"Let the aspirant," he says, "begin with acquiring a special knowledge of his own district. The power and habit of doing this may subsequently stand him in good stead as a war-correspondent. Let him next study the trade and industries peculiar to the place. If he is able to write of these graphically, he will acquire a certain connection and good-will among the masters. He will strengthen himself if he contributes papers upon these subjects to the daily papers or to the magazines; thus he will grow to be regarded as a representative man. Next, he should study everywhere the topography, antiquities, traditions, and general characteristics of the country wherever he goes; he should visit the churches, and write about them. He may go on to write a local history, or he may take a local tradition and weave a story round about it – things which local papers readily publish. Afterwards he may write more important tales for country newspapers, and so by easy stages rise to the grandeur of writing tales for the monthly magazines." Observe that so far the ambition of the writer is wholly in the direction of novels.

One piece of advice contrasts strongly with the description of him given by his cousin. He has found out that eccentricity of appearance and manner does not advance a man. Therefore he writes:

"A good personal manner greatly conduces to the success of the reporter. He should be pleasant and genial, but not loud: inquiring without being inquisitive: bold, but not presumptuous: and above all respectful. The reporter should be able to talk on all subjects with all men. He should dress well, because it obtains him immediate attention: but should be careful to avoid anything 'horsey' or fast. The more gentlemanly his appearance and tone, the better he will be received."

The chapter on Editing gives a tolerably complete account of the conduct of a country-town newspaper. The chapter on Authorship is daring, because the writer as yet knew nothing whatever of the subject. Among other mistakes is the very common one of supposing that a young man can help himself on by publishing at his own expense a manuscript which all the respectable publishing houses have refused. He himself subsequently acted upon this mistake, and lost his money without in the least advancing his reputation. The young writer can seldom be made to understand that all publishers are continually on the look-out for good work; that good work is almost certain (though mistakes have been made) to be taken up by the first publisher to whom it is offered; that if it is refused by good Houses, the reason is that it is not good work, and that paying for publication will not turn bad work into good. Jefferies concludes his little book by so shocking a charge against the general public that it shall be quoted just to show what this country lad of nineteen or twenty thought was the right and knowing thing to say about them:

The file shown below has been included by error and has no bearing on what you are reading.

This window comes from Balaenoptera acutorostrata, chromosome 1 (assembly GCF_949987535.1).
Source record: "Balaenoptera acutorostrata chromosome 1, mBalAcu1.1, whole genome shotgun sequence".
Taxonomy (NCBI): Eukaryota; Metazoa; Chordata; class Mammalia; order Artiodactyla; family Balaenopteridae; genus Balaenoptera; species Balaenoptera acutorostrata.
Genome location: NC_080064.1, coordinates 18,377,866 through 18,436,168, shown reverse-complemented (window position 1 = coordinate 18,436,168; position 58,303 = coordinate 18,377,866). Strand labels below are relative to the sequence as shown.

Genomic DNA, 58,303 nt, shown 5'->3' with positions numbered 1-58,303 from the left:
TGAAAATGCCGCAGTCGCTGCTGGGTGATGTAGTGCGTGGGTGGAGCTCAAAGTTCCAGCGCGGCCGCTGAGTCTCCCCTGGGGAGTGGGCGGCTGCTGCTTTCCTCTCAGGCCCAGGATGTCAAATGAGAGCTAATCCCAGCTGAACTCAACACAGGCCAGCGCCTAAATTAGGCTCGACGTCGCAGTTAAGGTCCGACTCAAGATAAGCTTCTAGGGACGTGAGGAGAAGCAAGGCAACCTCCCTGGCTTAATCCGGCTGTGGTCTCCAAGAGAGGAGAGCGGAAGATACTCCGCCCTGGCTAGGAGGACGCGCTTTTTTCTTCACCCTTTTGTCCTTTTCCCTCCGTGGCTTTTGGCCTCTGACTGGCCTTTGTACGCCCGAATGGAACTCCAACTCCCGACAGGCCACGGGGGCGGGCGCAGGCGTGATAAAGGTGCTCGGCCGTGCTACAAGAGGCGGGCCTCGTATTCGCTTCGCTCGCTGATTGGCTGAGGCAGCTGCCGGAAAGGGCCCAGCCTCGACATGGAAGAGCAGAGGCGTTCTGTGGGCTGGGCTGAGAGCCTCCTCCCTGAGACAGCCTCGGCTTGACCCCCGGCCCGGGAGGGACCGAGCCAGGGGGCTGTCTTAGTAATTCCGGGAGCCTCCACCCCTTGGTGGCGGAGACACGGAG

"The public will read any commonplace clap-trap if only a well-known name be attached to it. Hence any amount of expenditure is justified with this object. It is better at once to realize the fact, however unpleasant it may be to the taste, and instead of trying to win the good-will of the public by laborious work, treat literature as a trade, which, like other trades, requires an immense amount of advertising."

This is Jefferies' own ideal of a journalist. In March, 1866, being then eighteen years of age, he began his work on the North Wilts Herald.

CHAPTER III.

LETTERS FROM 1866 TO 1872

The principal sources of information concerning the period of early manhood are the letters – a large number of these are happily preserved – which he wrote to his aunt, Mrs. Harrild. In these letters, which are naturally all about himself, his work, his hopes, and his disappointments, he writes with perfect freedom and from his heart. It is still a boyish heart, young and innocent. "I always feel dull," he says, "when I leave you. I am happier with you than at home, because you enter into my prospects with interest and are always kind… I wish I could have got something to do in the neighbourhood of Sydenham, which would have enabled me to live with you."

The letters reveal a youth taken too soon from school, but passionately fond of reading – of industry and application intense and unwearied; he confesses his ambitions – they are for success; he knows that he has the power of success within him; he tries for success continually, and is as often beaten back, because, though this he cannot understand, in the way he tries success is impossible for him. Let us run through this bundle of letters.

One thing to him who reads the whole becomes immediately apparent, though it is not so clear from the extracts alone. It is the self-consciousness of the writer as regards style. That is because he is intended by nature to become a writer. He thinks how he may put things to the best advantage; he understands the importance of phrase; he wants not only to say a thing, but to say it in a striking and uncommon manner. Later on, when he has gotten a style to himself, he becomes more familiar and chatty. Thus, for instance, the boy speaks of the great organ at the Crystal Palace: "To me music is like a spring of fresh water in the midst of the desert to a wearied Arab." He was genuinely and truly fond of good music, and yet this phrase has in it a note of unreality. Again, he is speaking of one of his aunt's friends, and says, as if he was the author of "Evelina": "How is Mr. A.? I remember him as a pleasant gentleman, anxious not to give trouble, and the result is …" and so forth. When one understands that these letters were written by the immature writer, such little things, with which they abound, are pleasing.

In March, 1866, he describes the commencement of his work on the North Wilts Herald; he speaks of the kindness of his chief and the pleasant nature of his work. In December of the same year he sends a story which he wants his uncle to submit to a London magazine. In June, 1867, he writes that he has completed his "History of Swindon" and its neighbourhood. This probably appeared in the pages of his newspaper.

In the same year he says that he has finished a story called "Malmesbury."